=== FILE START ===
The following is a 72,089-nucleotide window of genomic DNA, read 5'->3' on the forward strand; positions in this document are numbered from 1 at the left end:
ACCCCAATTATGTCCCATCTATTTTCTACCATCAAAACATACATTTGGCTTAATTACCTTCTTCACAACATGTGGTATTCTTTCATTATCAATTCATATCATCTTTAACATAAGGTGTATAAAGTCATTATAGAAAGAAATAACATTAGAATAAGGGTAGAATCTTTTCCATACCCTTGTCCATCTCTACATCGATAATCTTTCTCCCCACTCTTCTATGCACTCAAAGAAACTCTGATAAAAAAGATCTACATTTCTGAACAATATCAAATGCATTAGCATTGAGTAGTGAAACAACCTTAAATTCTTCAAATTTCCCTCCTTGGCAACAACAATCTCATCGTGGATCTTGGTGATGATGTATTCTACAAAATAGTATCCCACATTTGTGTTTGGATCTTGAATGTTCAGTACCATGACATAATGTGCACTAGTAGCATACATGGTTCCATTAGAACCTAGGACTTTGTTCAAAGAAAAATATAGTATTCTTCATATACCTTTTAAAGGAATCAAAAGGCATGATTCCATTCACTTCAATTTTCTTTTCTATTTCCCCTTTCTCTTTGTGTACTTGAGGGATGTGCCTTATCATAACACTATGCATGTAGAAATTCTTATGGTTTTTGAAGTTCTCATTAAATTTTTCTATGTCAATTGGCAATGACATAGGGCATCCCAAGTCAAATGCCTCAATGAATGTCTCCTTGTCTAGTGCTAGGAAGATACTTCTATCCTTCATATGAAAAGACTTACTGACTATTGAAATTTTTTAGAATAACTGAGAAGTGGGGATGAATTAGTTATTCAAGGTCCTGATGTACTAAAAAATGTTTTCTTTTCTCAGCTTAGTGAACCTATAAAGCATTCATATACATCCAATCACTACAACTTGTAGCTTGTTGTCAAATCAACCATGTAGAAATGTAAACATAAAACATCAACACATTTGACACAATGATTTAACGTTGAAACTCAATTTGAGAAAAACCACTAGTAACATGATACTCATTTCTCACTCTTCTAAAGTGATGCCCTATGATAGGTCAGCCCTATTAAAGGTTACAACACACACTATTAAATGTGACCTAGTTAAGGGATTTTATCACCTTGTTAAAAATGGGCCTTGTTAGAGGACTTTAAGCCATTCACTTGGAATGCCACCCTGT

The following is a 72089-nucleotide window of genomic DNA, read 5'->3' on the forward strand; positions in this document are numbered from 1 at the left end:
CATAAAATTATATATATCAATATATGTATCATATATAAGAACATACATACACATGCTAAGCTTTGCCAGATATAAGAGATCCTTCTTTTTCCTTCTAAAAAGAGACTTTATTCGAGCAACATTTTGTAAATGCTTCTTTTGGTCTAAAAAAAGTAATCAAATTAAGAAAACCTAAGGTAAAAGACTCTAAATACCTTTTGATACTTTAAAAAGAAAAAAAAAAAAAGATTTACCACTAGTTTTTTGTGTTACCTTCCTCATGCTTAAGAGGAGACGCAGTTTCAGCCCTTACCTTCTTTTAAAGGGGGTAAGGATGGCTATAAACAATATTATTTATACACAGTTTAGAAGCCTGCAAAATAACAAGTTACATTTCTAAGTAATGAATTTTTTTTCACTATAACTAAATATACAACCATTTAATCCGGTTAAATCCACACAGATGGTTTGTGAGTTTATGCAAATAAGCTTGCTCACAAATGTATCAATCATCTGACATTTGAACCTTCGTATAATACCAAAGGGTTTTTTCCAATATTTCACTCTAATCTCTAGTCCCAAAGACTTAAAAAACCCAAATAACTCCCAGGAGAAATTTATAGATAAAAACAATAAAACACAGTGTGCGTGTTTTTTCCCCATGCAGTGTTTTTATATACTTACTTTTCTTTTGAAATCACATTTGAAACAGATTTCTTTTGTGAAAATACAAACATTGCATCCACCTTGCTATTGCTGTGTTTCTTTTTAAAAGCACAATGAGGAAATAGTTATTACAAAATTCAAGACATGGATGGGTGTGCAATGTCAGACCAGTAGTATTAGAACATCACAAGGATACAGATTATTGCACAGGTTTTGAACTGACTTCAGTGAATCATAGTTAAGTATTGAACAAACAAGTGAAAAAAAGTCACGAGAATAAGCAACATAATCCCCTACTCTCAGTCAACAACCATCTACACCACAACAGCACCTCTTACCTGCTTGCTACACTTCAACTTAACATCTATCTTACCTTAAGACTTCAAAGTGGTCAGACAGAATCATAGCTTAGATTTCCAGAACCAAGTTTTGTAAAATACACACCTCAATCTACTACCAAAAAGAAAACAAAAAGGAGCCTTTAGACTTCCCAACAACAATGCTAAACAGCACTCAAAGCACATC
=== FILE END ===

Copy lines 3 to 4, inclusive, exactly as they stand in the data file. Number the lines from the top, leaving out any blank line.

The following is a 72089-nucleotide window of genomic DNA, read 5'->3' on the forward strand; positions in this document are numbered from 1 at the left end:
CATAAAATTATATATATCAATATATGTATCATATATAAGAACATACATACACATGCTAAGCTTTGCCAGATATAAGAGATCCTTCTTTTTCCTTCTAAAAAGAGACTTTATTCGAGCAACATTTTGTAAATGCTTCTTTTGGTCTAAAAAAAGTAATCAAATTAAGAAAACCTAAGGTAAAAGACTCTAAATACCTTTTGATACTTTAAAAAGAAAAAAAAAAAAAGATTTACCACTAGTTTTTTGTGTTACCTTCCTCATGCTTAAGAGGAGACGCAGTTTCAGCCCTTACCTTCTTTTAAAGGGGGTAAGGATGGCTATAAACAATATTATTTATACACAGTTTAGAAGCCTGCAAAATAACAAGTTACATTTCTAAGTAATGAATTTTTTTTCACTATAACTAAATATACAACCATTTAATCCGGTTAAATCCACACAGATGGTTTGTGAGTTTATGCAAATAAGCTTGCTCACAAATGTATCAATCATCTGACATTTGAACCTTCGTATAATACCAAAGGGTTTTTTCCAATATTTCACTCTAATCTCTAGTCCCAAAGACTTAAAAAACCCAAATAACTCCCAGGAGAAATTTATAGATAAAAACAATAAAACACAGTGTGCGTGTTTTTTCCCCATGCAGTGTTTTTATATACTTACTTTTCTTTTGAAATCACATTTGAAACAGATTTCTTTTGTGAAAATACAAACATTGCATCCACCTTGCTATTGCTGTGTTTCTTTTTAAAAGCACAATGAGGAAATAGTTATTACAAAATTCAAGACATGGATGGGTGTGCAATGTCAGACCAGTAGTATTAGAACATCACAAGGATACAGATTATTGCACAGGTTTTGAACTGACTTCAGTGAATCATAGTTAAGTATTGAACAAACAAGTGAAAAAAAGTCACGAGAATAAGCAACATAATCCCCTACTCTCAGTCAACAACCATCTACACCACAACAGCACCTCTTACCTGCTTGCTACACTTCAACTTAACATCTATCTTACCTTAAGACTTCAAAGTGGTCAGACAGAATCATAGCTTAGATTTCCAGAACCAAGTTTTGTAAAATACACACCTCAATCTACTACCAAAAAGAAAACAAAAAGGAGCCTTTAGACTTCCCAACAACAATGCTAAACAGCACTCAAAGCACATC